Some non-federal governmental entities managed to get .gov domains before the restrictions were tightened (similar to the situation with .edu), and they were "grandfathered in" and allowed to keep them. For instance, the state of Washington has its site at wa.gov.
However, in more recent times, the restrictions were loosened again, and state and local governments in the United States may obtain new .gov domains once again.
The tightened restrictions supposedly only allowed entities at the top level of the federal government's organization chart to have separate .gov domains (subsidiary agencies were supposed to use subdomains of their parent), but this seemed to be getting considerably loosened in practice more recently, as all sorts of "vanity" .gov domains, like americaslibrary.gov, have been issued. This isn't such a bad thing, if the availability of vanity domains in .gov can at least sometimes restrain the governmental types from abusing the domain name system even worse by getting inappropriate vanity domains in .com, which is really stupid given that they're not commercial entities, but they're doing a lot of it anyway.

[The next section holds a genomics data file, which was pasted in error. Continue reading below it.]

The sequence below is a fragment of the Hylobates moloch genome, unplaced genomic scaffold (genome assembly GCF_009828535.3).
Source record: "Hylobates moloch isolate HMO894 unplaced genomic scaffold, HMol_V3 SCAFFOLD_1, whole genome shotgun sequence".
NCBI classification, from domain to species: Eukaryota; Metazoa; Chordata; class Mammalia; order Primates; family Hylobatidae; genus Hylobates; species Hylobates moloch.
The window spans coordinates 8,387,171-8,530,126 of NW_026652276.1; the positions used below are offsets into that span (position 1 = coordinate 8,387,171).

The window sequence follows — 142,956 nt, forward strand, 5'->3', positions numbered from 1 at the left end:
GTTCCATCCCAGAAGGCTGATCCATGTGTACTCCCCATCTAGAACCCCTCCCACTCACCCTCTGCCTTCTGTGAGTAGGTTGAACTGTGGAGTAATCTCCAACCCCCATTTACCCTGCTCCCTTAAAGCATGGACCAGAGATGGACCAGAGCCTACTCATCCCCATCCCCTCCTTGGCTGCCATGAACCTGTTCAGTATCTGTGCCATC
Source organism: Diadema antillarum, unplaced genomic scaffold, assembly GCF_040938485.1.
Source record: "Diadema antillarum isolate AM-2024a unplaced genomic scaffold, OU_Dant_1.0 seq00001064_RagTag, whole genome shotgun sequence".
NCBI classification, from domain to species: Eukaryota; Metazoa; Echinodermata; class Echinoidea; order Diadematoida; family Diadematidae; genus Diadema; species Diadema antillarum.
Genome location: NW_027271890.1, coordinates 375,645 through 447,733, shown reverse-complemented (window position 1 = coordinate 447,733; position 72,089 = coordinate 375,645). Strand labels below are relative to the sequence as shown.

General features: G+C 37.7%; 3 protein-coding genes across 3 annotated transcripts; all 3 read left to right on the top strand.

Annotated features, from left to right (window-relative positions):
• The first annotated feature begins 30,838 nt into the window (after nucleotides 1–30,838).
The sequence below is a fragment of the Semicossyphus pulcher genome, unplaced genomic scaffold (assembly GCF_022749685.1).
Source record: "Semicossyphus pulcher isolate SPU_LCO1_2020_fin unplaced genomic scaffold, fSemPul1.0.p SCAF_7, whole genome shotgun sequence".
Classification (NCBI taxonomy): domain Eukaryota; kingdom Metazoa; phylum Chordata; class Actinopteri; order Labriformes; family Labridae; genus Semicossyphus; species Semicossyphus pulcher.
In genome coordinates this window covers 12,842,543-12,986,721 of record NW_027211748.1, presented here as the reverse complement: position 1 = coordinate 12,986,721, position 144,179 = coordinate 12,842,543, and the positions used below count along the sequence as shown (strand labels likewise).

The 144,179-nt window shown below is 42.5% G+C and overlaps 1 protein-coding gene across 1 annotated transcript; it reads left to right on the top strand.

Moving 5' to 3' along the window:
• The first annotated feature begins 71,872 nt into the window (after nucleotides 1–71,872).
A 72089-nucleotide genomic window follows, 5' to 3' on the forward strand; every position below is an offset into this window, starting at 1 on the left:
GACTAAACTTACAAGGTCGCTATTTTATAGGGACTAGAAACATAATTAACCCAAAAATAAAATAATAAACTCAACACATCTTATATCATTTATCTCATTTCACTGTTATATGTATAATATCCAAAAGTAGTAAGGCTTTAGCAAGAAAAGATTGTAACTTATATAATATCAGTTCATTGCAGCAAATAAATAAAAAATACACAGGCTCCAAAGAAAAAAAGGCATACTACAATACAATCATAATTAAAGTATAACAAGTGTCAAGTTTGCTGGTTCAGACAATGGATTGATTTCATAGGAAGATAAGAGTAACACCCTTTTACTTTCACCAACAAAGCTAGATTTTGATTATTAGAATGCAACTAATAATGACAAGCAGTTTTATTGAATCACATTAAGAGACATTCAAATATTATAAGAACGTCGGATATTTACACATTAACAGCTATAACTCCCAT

Properly, however, U.S. government entities ought to be in the .us country code domain, just as governments of other countries are in their appropriate country codes (at least when they're not abusing the system and getting dumbass .com domains too). It's just a historical accident that they wound up in .gov and .mil. The .fed.us domain exists for the use of Federal agencies wishing to be more properly structured in this way.